Homer M. Hadley Memorial Bridge

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Homer M. Hadley Memorial Bridge
The Third Lake Washington Bridge, officially the Homer M. Hadley Memorial Bridge, is the fifth-longest floating bridge in the world, at 5,811 feet (1772 m). It carries the westbound and reversible lanes of Interstate 90 across Lake Washington between Mercer Island, Washington, and Seattle Washington.

The bridge was built in 1989 and is named for Homer More Hadley, who designed the bridge's companion span, the Lacey V. Murrow Memorial Bridge. When the bridge was built, parallel to the Lacey V. Murrow Memorial Bridge, two reversible high-occupancy vehicle (HOV) lanes were set up to accommodate the traffic flow between Seattle and the suburban Eastside (westbound in the morning, eastbound in the evenings). Unfortunately, because the lanes are reversible, this pushes all the HOV traffic going on one side (depending on what time it is) to the general-purpose lanes. This has been a huge problem with the increasing amount of traffic congestion in Seattle, Mercer Island and Bellevue, Washington. Currently, Sound Transit and the Washington State Department of Transportation are relocating HOV lanes from the reversible express lanes to the eastbound and westbound lanes of Interstate 90. This move is necessary to accommodate the East Link light-rail line (under construction) from downtown Seattle to Bellevue and Redmond, Washington. The first phase is expected to be completed in 2009. East Link, scheduled for full completion in 2020, will be the first time that a light-rail line will operate on a floating bridge.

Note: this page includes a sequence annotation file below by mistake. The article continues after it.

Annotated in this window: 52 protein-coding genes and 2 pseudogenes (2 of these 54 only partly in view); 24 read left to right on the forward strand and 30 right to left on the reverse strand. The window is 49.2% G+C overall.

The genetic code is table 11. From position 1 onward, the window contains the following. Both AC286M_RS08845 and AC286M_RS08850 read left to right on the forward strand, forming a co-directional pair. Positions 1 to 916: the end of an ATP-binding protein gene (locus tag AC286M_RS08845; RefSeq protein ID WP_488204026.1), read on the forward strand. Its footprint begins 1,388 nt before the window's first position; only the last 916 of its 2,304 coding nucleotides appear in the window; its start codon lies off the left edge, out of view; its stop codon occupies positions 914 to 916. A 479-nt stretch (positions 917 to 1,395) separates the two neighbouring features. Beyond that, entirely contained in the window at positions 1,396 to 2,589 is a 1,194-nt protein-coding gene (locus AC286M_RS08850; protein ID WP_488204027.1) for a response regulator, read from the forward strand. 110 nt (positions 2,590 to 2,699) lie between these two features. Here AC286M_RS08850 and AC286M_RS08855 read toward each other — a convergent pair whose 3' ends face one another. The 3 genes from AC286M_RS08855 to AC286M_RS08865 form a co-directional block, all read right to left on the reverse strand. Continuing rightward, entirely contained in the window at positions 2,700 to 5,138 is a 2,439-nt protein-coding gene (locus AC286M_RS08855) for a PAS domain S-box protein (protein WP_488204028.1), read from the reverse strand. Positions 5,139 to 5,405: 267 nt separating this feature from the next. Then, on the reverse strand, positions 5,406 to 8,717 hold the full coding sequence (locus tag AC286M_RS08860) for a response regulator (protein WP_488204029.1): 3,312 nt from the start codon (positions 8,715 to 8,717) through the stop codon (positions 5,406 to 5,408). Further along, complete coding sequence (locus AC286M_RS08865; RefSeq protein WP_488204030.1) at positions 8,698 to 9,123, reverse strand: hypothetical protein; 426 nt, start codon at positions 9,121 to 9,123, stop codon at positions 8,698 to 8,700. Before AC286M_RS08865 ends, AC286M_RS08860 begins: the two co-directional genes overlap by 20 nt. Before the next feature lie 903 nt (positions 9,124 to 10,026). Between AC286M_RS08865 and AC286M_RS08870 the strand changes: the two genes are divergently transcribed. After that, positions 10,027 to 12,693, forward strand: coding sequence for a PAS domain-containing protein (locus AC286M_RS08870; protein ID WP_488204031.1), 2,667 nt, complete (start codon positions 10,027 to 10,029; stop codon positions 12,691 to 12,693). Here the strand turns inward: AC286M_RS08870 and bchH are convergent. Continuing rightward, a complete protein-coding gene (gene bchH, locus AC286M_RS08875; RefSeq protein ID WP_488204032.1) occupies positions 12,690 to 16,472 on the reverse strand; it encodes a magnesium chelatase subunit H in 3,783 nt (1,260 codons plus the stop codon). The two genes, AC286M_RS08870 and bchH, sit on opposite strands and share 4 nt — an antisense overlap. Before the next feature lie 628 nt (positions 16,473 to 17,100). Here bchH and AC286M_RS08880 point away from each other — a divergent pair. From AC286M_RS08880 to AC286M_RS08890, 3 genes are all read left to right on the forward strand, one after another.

The bridge includes two reversible lanes, which normally carry westbound traffic on weekday mornings and eastbound traffic at other times. Use of the reversible express lanes is restricted to HOV traffic, except for vehicles traveling to and from Mercer Island. With a total of five traffic lanes and three full-sized shoulders, the Third Lake Washington Bridge is the widest floating bridge in the world.


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